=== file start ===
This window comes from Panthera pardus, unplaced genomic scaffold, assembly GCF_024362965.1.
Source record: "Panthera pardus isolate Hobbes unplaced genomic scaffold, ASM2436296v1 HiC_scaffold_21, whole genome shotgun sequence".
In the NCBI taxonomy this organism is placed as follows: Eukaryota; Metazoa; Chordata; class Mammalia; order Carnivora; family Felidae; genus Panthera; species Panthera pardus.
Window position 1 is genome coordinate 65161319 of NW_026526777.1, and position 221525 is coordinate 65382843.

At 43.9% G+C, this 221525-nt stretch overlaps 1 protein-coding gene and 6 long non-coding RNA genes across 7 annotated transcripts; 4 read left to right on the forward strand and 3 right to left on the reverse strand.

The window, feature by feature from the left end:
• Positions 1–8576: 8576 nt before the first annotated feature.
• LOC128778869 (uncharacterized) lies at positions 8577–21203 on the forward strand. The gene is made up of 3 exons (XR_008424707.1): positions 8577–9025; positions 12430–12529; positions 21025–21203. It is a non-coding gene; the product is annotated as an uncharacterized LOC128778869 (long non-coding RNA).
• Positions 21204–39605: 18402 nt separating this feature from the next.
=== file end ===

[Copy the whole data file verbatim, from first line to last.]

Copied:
This window comes from Panthera pardus, unplaced genomic scaffold, assembly GCF_024362965.1.
Source record: "Panthera pardus isolate Hobbes unplaced genomic scaffold, ASM2436296v1 HiC_scaffold_21, whole genome shotgun sequence".
In the NCBI taxonomy this organism is placed as follows: Eukaryota; Metazoa; Chordata; class Mammalia; order Carnivora; family Felidae; genus Panthera; species Panthera pardus.
Window position 1 is genome coordinate 65161319 of NW_026526777.1, and position 221525 is coordinate 65382843.

At 43.9% G+C, this 221525-nt stretch overlaps 1 protein-coding gene and 6 long non-coding RNA genes across 7 annotated transcripts; 4 read left to right on the forward strand and 3 right to left on the reverse strand.

The window, feature by feature from the left end:
• Positions 1–8576: 8576 nt before the first annotated feature.
• LOC128778869 (uncharacterized) lies at positions 8577–21203 on the forward strand. The gene is made up of 3 exons (XR_008424707.1): positions 8577–9025; positions 12430–12529; positions 21025–21203. It is a non-coding gene; the product is annotated as an uncharacterized LOC128778869 (long non-coding RNA).
• Positions 21204–39605: 18402 nt separating this feature from the next.